In Rare Breeds, we meet Aurel and Zora, a married couple living in Kent in the south of England. They live with daughter, Livie, Zora’s child from a previous relationship. Like most couples, they have their own idiosyncrasies and interests, but they get along well. Livie is a moody teenager, Zora obsesses over health and fitness, and Aurel has a problem with sleepwalking. As we join their story, the sleepwalking is developing into more of an issue.
In this book we have a small number of characters and we get to know them enough to care. The most noteworthy and complex of the characters is Aurel, who has a very dark secret. As the story progresses and his secret slowly unravels, it leads Zora to search for answers and to uncover Aurel’s past. It asks the question – how well do you really know your spouse and their life before you met them? There is one point where Zora visits an insular British island community to track down Aurel’s mother, and I’ve always found those closed communities so creepy.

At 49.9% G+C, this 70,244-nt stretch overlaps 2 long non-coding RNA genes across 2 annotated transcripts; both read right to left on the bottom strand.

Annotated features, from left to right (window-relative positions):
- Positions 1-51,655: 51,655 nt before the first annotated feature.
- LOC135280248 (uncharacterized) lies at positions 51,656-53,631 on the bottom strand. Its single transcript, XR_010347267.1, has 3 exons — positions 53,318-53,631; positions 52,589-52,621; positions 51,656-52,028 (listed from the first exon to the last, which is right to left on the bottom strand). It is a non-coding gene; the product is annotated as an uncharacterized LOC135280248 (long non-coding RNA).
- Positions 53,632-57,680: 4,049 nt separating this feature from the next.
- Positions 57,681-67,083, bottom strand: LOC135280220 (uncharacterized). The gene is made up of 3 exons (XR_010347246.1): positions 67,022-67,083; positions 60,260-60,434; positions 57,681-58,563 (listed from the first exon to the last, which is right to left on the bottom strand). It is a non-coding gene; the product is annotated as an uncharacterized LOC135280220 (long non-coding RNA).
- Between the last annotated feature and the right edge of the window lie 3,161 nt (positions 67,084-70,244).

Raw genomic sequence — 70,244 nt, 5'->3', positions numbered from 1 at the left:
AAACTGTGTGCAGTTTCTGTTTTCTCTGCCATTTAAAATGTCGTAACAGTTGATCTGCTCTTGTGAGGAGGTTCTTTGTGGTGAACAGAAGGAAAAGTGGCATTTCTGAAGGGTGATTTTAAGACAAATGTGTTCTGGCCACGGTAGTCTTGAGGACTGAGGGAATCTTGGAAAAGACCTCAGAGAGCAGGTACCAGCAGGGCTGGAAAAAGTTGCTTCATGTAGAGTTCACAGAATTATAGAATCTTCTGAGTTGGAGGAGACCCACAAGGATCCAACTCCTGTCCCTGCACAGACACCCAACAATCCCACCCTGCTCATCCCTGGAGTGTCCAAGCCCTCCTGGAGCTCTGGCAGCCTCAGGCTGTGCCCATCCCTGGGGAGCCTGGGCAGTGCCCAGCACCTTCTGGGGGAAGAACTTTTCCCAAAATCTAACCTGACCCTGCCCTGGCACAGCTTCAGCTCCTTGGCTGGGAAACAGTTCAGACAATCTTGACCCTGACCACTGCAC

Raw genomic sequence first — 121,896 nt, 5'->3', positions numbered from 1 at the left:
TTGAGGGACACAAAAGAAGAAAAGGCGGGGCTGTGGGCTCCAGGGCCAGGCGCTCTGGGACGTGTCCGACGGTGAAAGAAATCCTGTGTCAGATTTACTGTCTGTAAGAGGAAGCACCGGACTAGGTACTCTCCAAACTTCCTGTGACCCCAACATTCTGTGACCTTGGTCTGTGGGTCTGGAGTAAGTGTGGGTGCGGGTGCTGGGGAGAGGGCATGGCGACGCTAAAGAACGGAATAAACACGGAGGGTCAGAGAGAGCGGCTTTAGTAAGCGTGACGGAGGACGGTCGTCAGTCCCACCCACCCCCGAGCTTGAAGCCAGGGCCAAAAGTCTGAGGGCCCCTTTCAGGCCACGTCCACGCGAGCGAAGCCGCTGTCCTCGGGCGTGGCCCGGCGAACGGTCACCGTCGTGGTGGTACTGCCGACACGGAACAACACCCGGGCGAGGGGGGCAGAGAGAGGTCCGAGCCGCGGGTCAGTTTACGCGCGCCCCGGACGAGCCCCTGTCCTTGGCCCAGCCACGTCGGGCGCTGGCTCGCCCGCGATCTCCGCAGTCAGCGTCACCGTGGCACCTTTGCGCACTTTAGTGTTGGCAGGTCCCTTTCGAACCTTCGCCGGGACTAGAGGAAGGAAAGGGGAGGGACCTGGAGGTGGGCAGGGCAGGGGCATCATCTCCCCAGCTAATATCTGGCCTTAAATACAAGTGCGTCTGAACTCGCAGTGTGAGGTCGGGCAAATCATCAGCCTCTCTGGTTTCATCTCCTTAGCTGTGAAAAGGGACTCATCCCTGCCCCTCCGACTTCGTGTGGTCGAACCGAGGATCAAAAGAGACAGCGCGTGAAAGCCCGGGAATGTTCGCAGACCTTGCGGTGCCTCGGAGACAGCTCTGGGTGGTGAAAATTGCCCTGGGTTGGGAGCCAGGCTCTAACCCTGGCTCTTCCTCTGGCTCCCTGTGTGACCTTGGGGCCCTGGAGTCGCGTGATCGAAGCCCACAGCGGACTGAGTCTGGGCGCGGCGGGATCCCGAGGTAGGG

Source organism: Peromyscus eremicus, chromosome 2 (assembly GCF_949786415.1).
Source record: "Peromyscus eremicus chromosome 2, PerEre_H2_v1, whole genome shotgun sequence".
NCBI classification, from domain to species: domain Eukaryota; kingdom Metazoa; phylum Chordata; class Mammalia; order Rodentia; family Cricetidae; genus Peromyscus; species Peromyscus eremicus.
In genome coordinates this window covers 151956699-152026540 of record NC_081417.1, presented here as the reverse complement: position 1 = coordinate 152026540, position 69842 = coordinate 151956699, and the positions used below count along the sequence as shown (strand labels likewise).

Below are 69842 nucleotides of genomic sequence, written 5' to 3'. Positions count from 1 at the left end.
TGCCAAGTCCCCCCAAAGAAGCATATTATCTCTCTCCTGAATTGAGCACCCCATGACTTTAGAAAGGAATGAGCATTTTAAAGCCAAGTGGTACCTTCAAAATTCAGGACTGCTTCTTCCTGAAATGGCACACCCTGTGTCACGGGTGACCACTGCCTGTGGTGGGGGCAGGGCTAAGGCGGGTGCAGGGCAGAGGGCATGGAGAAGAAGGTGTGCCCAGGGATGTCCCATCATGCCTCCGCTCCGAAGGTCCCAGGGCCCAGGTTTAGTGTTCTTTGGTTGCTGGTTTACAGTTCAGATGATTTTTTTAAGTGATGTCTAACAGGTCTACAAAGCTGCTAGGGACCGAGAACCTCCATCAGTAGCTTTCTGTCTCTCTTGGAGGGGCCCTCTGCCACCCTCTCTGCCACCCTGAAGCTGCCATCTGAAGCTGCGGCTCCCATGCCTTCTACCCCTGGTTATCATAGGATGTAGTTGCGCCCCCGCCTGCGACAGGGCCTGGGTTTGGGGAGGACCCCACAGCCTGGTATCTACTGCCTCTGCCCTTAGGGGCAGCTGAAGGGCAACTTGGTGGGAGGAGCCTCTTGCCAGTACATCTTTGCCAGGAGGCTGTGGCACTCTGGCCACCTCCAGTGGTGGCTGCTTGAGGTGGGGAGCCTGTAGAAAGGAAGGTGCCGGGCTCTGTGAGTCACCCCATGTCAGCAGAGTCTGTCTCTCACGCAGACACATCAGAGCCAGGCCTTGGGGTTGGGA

The fantastical and cosmic elements of the story add to what can ultimately be considered a twisted horror love story. In addition, the other major themes I felt were family and obsession. The story is interesting, and the twists are completely unexpected – as in mouth hanging open, what just happened? shock. This is a dark and gripping tale, and scattered throughout the novella are some excellent bleak and brooding illustrations by Jack Larson that match the tone perfectly.
This is a short novella that’s captivating and delivers with a great ending. Due to the nature of the story, I’m intentionally going light on the plot and discussion as I don’t want to give away spoilers. The unexpected revelations we discover are rewarding and actually led me to read the book a second time, armed with the information I learned in the final chapters of the book. It gave me a completely new perspective and that was something I enjoyed doing. Rare Breeds features an introduction by the always excellent author and Hellraiser aficionado, Paul Kane. I look forward to reading what Erik Hofstatter comes up with next.
Reviewed by Andrew Tadman. @thebooksofblood.